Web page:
Sunday, May 25, 2008


I just got back from a rather fun weekend. I had to go to the Peace Corps office on Friday, so I stopped to talk with one of my Youth Development program managers. He said that he had just finished talking with an organization in Varna (on the other side of the country) who talked about how wonderful I am. I've heard of the organization. I'm pretty sure I've never met them, but I've heard of them. Glad to hear they think I'm a rock star.
After getting some medical stuff taken care of, I caught a bus to Sliven. Sliven is kind of in the middle, easternish part of the country, and there are quite a few volunteers there - with the 100% chance that they will get more! I went to visit Jamey, a TEFL (Teaching English as a Foreign Language) volunteer and a B-19. His service is almost up, and it was a good weekend to visit.
We saw part of a Children's Folklore Festival on Friday night, and we went on a great hike up into the "Blue Rocks" on Saturday. It was a beautiful place to go hiking, and we treated ourselves to hot, freshly-baked bread at the top. To get back down, we used a chairlift. As I have never been snowskiing (something that I hope one day to rectify), I'd never used that type of chairlift before - where all your limbs are just hanging out in space. I'm pretty sure I've been on rides and things that are built on the same concept, but this was interesting. I loved it, but I got jittery whenever the chairs would shudder along the cable.
In the evening, we invited another volunteer over, and we had a wonderful night of Mexican food. We had salsa, guacamole, Spanish rice, beans, and tortilla chips. It was delicious. I think I could recreate it in my town - except for the guacamole and tortilla chips, unfortunately. I should have stolen the leftovers on my way out the door this morning.
My colleagues had a training workshop this weekend with the women's group, and I ran into them on the bus on the way home. They said the training went really well, and all the women had a good time. The training was about searching out and applying for funding. Maybe, in the future, the women's group can become an entity in its own right. That would be awesome.
Meanwhile, we've had a lot of work come through the office. It's a good thing, but it's also overwhelming for my colleagues. We heard on Friday that we've won another project. Some of my colleagues have been offered second jobs as well. Of course, they're tempted by the possiblity of making more money, but the workload is a killer. It's nice to have the opposite problem than the one we were facing just a few months ago - too little work. I think I mentioned (several posts back) that this would be a time of trial for my organization: they would either sink or swim. Well, they're practically walking on water. Thank God. But we need to hire more people and expand the office. I don't know if that's a possiblity at this point. Well, in a little over five months, I'll be freeing up some space. :) I don't think they're going to apply for another volunteer. I don't think that they need one. Yanko is still trying to tell me that I'll stay forever.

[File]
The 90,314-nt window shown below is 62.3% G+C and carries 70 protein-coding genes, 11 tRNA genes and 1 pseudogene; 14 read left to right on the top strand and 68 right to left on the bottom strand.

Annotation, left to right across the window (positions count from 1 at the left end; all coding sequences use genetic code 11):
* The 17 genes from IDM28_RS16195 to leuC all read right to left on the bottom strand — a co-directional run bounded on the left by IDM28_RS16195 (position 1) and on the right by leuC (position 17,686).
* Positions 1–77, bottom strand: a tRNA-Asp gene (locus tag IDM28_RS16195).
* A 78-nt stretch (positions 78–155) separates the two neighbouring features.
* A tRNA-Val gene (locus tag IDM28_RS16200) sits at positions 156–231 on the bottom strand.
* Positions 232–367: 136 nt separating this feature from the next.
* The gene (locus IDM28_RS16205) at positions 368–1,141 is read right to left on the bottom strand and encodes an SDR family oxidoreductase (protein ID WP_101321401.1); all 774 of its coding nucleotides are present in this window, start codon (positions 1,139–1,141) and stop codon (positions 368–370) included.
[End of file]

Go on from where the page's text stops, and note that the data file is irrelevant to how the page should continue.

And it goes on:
The Seniors graduated this weekend. The country has been a site of chaos as groups drive around honking horns and shouting the numbers one through twelve, in succession. I was invited to go to a couple senior dinners this week. They call it "the ball." They call pretty much the whole graduation process "the ball." I was also invited to a colleagues's sister's party. If I had been in town this weekend, I would have gone. I've seen (and been a part of) graduation events before. This time, I had already planned on getting away. I'm kind of sorry I missed the events, but it would have been a lot of formality and show anyway. I'm glad I got away.
The weather has been positively nuts. It continues to get hot for a bit and then cloud over and rain. We had a thunderstorm the other night that lasted all the way to mid-afternoon. I decided not to play baseball with my kids 'cause the weather was finicky, unpredictable, and the grass in the stadium would be wet. I'd really like to be able to have my kids play against other teams, but there's really not anyone in the region that I could get together with. Plus, I haven't gotten my act together to really make some things happen. We're just having fun. The other day, my pal Mitko said that baseball was his favorite sport. Apparently Reneta drew a picture, for a drawing contest related to the European Year of Intercultural Dialogue, of a baseball team comprised of players of different ethnicities. Oh, baseball fever.
I was at one of the schools the other day to take pictures for my colleagues. They were presenting awards for the essay and drawing contest that I mentioned above. The school director introduced all of us, and she thanked me for being there - to teach the kids English. Huh? And then all the kids broke out into applause. I felt awkward. Applauding for me is embarrasing enough. Applauding for me for something I haven't done for them was just downright strange. I taught English at that school for one day - due to a bunch of misunderstanding and red tape - and my efforts should be applauded? I think it was just that the kids know me, and so they felt it was appropriate to show their appreciation for me. I was overwhelmed and wanted to hide, but I admit that I was grateful for the attention.

This is for my grandpa's enjoyment. He's always tormenting me by sending me stories and pictures of his latest, delicious "experiment" in Mexican cuisine.
Isn't that a thing of beauty?

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